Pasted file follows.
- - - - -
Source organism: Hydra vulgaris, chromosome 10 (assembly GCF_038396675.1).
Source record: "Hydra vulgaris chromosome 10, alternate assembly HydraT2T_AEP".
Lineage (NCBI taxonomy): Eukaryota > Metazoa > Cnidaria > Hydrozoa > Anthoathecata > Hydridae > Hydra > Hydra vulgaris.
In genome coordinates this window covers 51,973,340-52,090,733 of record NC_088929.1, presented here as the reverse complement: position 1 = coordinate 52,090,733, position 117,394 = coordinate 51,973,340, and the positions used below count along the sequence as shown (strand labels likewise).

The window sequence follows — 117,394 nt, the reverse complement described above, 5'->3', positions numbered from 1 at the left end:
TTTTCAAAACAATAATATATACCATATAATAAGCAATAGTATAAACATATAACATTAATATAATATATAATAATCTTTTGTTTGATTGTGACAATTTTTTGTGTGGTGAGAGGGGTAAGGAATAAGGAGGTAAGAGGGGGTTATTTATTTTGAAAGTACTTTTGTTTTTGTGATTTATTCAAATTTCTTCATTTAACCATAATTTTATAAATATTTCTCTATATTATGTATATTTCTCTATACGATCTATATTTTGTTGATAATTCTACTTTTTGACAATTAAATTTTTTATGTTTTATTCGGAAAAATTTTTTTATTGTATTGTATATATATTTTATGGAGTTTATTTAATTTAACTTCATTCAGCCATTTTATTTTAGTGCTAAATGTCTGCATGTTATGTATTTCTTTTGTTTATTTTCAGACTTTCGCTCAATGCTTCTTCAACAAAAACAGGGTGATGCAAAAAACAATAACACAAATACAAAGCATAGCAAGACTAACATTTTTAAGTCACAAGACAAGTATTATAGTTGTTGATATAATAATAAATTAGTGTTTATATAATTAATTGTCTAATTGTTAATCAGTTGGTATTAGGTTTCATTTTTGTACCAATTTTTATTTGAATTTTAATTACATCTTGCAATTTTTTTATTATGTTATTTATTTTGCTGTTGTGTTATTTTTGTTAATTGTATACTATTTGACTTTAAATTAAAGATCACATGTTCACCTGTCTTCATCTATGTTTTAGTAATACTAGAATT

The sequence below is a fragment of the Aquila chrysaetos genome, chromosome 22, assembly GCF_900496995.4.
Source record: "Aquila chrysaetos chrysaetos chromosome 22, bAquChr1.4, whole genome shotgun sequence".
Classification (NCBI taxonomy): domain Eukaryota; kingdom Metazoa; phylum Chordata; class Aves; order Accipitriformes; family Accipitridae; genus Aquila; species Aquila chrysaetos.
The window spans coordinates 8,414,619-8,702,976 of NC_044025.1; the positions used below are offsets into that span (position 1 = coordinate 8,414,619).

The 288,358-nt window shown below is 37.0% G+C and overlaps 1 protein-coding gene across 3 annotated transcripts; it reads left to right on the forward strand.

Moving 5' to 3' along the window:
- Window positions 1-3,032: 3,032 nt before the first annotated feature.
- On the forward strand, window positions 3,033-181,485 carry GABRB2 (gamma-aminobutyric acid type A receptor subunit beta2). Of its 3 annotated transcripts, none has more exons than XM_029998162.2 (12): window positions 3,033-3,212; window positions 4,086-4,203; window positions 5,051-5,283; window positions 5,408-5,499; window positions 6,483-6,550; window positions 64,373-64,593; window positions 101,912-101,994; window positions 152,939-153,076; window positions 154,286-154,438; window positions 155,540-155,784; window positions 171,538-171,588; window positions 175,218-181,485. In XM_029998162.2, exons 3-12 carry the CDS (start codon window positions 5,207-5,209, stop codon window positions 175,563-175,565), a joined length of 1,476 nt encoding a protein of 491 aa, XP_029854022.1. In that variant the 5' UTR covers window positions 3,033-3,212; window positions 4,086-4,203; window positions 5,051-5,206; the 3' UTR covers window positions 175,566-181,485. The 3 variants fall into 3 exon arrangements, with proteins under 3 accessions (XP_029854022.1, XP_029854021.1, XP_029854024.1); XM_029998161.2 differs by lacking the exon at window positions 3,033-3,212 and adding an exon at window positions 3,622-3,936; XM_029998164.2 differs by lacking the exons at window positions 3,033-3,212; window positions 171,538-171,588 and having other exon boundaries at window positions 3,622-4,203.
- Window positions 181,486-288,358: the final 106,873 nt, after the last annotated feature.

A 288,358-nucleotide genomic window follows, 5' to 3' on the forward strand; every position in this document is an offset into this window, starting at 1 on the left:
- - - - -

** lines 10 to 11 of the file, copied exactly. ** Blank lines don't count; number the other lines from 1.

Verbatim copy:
The window spans coordinates 8,414,619-8,702,976 of NC_044025.1; the positions used below are offsets into that span (position 1 = coordinate 8,414,619).

The 288,358-nt window shown below is 37.0% G+C and overlaps 1 protein-coding gene across 3 annotated transcripts; it reads left to right on the forward strand.